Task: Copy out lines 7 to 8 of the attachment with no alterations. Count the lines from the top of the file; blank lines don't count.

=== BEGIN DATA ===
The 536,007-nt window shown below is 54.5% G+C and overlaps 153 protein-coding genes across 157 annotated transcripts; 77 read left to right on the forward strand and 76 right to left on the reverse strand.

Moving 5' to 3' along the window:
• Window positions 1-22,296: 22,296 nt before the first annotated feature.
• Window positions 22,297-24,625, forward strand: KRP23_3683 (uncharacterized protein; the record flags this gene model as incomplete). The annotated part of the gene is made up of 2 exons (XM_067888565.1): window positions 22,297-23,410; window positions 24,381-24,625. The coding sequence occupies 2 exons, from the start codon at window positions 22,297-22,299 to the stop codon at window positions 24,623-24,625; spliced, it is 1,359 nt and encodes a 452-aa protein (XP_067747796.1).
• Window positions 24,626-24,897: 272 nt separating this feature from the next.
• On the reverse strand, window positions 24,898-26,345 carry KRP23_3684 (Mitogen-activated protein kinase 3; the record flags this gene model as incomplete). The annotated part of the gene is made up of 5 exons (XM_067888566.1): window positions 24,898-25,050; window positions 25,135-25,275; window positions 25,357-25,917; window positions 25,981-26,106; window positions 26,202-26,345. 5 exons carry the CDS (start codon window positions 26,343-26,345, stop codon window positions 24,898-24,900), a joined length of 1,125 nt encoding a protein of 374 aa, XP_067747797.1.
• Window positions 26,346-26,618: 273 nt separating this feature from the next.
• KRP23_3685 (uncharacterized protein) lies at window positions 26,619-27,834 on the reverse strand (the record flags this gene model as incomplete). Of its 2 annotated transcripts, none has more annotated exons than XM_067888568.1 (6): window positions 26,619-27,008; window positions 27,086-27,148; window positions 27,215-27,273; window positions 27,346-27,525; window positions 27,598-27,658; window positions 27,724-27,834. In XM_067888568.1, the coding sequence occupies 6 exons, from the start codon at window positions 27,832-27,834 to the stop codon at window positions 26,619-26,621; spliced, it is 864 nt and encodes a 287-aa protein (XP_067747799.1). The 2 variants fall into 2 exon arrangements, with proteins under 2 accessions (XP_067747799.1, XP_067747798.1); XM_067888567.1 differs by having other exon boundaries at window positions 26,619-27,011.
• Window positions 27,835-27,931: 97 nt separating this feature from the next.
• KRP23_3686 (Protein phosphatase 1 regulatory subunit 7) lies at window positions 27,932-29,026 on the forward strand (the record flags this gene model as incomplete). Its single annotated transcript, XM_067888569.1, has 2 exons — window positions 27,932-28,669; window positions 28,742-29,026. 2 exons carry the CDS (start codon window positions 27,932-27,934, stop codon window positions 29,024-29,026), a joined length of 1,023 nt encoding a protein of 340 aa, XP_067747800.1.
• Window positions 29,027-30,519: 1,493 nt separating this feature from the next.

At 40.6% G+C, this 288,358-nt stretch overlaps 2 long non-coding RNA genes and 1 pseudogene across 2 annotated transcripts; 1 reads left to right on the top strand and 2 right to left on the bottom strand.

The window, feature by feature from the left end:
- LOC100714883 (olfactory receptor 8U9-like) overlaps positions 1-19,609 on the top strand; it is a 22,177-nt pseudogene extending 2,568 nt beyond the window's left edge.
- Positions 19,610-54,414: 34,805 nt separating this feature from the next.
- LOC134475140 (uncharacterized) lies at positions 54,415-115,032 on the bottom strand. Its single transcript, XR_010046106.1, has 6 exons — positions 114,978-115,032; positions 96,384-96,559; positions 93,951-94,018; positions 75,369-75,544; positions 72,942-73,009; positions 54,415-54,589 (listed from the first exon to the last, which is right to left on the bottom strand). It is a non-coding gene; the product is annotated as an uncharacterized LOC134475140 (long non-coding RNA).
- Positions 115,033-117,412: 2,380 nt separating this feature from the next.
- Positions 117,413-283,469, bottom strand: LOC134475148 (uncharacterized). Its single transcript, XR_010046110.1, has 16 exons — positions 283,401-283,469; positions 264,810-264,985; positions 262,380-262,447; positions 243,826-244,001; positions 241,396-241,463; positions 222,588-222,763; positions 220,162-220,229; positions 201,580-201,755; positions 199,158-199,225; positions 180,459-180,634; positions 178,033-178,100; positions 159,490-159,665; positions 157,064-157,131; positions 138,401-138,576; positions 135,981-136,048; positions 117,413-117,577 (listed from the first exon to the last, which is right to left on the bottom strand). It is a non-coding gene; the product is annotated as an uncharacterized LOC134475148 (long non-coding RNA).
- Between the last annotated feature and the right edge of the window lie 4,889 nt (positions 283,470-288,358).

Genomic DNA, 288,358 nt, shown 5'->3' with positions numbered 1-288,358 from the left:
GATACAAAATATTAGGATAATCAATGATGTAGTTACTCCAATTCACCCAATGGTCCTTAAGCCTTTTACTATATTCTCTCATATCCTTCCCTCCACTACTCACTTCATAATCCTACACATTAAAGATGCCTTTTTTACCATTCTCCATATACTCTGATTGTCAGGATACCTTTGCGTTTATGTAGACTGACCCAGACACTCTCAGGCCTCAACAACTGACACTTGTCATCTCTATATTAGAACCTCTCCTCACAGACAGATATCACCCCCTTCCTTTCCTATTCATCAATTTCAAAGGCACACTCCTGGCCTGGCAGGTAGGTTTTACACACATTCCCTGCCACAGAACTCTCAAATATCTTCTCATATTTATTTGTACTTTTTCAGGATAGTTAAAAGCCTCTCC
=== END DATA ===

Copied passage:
• Window positions 26,346-26,618: 273 nt separating this feature from the next.
• KRP23_3685 (uncharacterized protein) lies at window positions 26,619-27,834 on the reverse strand (the record flags this gene model as incomplete). Of its 2 annotated transcripts, none has more annotated exons than XM_067888568.1 (6): window positions 26,619-27,008; window positions 27,086-27,148; window positions 27,215-27,273; window positions 27,346-27,525; window positions 27,598-27,658; window positions 27,724-27,834. In XM_067888568.1, the coding sequence occupies 6 exons, from the start codon at window positions 27,832-27,834 to the stop codon at window positions 26,619-26,621; spliced, it is 864 nt and encodes a 287-aa protein (XP_067747799.1). The 2 variants fall into 2 exon arrangements, with proteins under 2 accessions (XP_067747799.1, XP_067747798.1); XM_067888567.1 differs by having other exon boundaries at window positions 26,619-27,011.